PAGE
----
We all have a conceived idea or notion of what the holidays should be like as a family. Through our collective experience, there is a certain expectation of grandeur and pageantry associated with this break. This has been shaped by movies, songs, poems and family history. As we all know, the romanticized version of the holidays may or may not happen.
The good news is that we have data to help us all through the holidays as we attempt to make memories with our kids.
Our economics teacher, Mrs. McConnell, had a panel of college freshmen come visit her classroom on Monday for a panel discussion of life in college. Each class had 5-6 college freshmen from various schools. The questions ranged from transitioning to a college campus, the interactions with professors, advice for your first semester, and advice for your last semester at WHS. There also was a time for questions. Here's the good news: Your kids value the time they spend with you! In the advice portion of the questioning about the last months at WHS, parents came up in every group. Each group mentioned appreciating your parents and home cooked meals.
As we head towards a long break, the message may be that our kids do like being with their parents and family. They may not verbalize it, but the adults in their lives do matter.
Enjoy the time with your family, and as the seniors were told, you may be on a college campus in less than 6 months so appreciate the time and meals - evidently we have a lot of solid cooks/chefs in our family homes!
As we head into our last 14 days / 9.5 school days of the fall semester, we wanted to make sure you have all the information surrounding the next two weeks. As we had last year for the time at WHS, we will have a Quiet/Dead Week beginning on Wednesday, December 12th. Final Exams will start on Tuesday, December 18th.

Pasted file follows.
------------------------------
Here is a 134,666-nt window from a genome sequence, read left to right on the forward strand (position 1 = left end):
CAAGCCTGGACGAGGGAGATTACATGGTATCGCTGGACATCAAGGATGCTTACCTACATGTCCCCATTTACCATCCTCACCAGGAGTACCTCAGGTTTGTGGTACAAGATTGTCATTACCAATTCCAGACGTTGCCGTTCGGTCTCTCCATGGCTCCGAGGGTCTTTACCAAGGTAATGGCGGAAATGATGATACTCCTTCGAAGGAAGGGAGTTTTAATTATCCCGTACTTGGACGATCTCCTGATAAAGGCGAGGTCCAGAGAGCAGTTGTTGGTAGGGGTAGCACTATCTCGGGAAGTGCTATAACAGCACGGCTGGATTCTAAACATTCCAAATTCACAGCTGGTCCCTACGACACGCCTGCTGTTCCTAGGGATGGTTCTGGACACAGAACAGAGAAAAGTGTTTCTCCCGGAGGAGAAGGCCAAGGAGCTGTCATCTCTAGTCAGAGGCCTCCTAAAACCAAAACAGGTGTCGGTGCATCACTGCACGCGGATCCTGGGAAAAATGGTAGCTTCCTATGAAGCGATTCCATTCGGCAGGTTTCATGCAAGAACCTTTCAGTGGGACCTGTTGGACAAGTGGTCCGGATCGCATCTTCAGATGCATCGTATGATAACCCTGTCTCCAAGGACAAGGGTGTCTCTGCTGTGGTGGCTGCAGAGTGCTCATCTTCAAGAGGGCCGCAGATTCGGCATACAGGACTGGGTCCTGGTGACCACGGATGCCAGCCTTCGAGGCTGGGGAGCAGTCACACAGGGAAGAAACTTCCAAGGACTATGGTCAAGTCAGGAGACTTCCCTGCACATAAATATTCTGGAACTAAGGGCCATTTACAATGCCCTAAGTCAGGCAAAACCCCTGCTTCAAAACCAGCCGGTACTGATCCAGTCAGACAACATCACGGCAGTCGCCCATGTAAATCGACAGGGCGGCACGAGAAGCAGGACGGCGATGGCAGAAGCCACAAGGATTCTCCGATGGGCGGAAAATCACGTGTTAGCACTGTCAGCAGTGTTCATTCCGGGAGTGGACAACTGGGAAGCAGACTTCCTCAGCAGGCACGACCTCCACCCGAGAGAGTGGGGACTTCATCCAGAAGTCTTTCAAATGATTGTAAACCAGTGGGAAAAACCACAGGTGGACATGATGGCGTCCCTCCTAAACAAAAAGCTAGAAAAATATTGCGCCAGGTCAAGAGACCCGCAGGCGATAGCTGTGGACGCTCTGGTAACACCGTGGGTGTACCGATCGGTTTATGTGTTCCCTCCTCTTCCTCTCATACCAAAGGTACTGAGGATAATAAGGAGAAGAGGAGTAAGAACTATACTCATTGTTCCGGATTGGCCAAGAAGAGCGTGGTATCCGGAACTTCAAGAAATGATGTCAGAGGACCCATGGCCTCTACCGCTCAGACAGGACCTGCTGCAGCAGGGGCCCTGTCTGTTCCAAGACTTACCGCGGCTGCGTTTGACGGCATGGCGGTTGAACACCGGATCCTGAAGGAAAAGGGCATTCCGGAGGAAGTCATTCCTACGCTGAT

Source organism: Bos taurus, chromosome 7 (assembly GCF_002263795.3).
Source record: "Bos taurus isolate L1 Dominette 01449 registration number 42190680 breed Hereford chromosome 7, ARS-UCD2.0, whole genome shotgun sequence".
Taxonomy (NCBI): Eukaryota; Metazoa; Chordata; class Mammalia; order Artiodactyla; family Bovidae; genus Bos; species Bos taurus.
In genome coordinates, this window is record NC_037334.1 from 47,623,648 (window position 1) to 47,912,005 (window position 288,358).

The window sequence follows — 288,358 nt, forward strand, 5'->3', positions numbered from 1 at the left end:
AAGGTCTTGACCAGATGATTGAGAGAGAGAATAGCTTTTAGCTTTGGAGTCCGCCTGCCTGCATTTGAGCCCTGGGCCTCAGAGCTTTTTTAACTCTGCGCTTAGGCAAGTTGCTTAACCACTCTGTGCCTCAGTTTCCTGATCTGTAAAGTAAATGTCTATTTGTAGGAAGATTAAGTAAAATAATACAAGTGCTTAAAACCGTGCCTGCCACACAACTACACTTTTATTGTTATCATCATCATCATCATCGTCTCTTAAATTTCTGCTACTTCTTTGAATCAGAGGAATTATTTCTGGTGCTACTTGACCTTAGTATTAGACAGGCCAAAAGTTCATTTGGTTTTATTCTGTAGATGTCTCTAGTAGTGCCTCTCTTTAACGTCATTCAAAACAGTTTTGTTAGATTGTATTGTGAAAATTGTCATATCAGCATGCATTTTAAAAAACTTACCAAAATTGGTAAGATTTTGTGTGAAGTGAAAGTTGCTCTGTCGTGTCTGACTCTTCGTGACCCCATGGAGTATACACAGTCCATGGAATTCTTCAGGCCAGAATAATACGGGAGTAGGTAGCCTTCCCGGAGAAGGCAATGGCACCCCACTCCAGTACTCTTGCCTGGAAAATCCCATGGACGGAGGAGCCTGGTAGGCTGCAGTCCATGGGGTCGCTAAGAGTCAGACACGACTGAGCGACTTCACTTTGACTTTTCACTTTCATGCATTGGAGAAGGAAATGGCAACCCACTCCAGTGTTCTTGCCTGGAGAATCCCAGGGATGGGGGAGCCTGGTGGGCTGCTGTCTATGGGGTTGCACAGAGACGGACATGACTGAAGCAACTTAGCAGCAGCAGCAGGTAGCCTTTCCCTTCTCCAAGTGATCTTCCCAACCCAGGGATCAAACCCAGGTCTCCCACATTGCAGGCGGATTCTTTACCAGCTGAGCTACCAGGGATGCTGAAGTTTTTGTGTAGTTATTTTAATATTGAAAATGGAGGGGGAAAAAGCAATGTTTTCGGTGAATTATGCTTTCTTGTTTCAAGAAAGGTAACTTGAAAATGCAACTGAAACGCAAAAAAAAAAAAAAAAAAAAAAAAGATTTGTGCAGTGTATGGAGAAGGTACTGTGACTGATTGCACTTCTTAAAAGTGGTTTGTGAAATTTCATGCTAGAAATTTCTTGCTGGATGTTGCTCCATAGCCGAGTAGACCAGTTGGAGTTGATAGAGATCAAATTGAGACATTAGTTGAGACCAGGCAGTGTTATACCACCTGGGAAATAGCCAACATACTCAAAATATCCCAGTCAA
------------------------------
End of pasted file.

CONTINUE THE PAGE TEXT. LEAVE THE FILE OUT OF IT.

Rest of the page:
Final Exam Schedule
3rd Period Final: 8:50-10:50am
Required Homeroom (2nd Period): 10:55-11:15am
7th Period Final: 11:20-2:00pm
6th Period Final: 8:50-10:50am
Required Homeroom (2nd Period): 10:55-11:15am
5th Period Final: 11:20-1:20pm
1st Period Final: 8:50-10:50am
Required Homeroom (2nd Period): 10:55-11:15am
4th Period Final: 11:20-1:20pm
2nd Period Final: 8:50-10:50am
8th Period Final: 10:55-12:55pm
Finals Bus Schedule
Tuesday, Wednesday, Thursday:
Buses will arrive at 1:20 and 4pm, departing 10 minutes after arrival.
Buses will arrive at 12:55pm and depart 10 minutes later.
Final Exam Exemptions
A student may be exempt from a final exam in a first semester course if they meet the following criteria as verified by the teacher (a-e) and bookkeeper (f):
Westlake High School Student Handbook Page 34 of 114
(a) has a cumulative semester grade of 88 or better by 8:00 AM on the Monday of the week preceding exam week, called the exemption snapshot date (December 10, 2018); AND
(b) is not in Loss of Credit status in the course, that is, has no more than nine (9) absences from the class coded X- (excluding X-CV), U- , A- , E-IS, or EAE, for the semester; AND
(c) has no more than three (3) unexcused tardies in the class coded as T-; AND
(d) has not been removed from school for disciplinary reasons through outof-school suspension or DAEP placement; AND
(e) is present and accounted for during homeroom period on every day of exams; AND
(f) has met all financial and material obligations for the campus (for example, participation fees, textbooks, parking tickets, iPads, and Loss of Credit).
All students may exempt from at most 2 exams in the Fall semester.
Please note that all exemptions require a student to be present during the homeroom period on all exam days.
We hope this helps as everyone plans out the last few weeks of the fall semester. Have a wonderful weekend.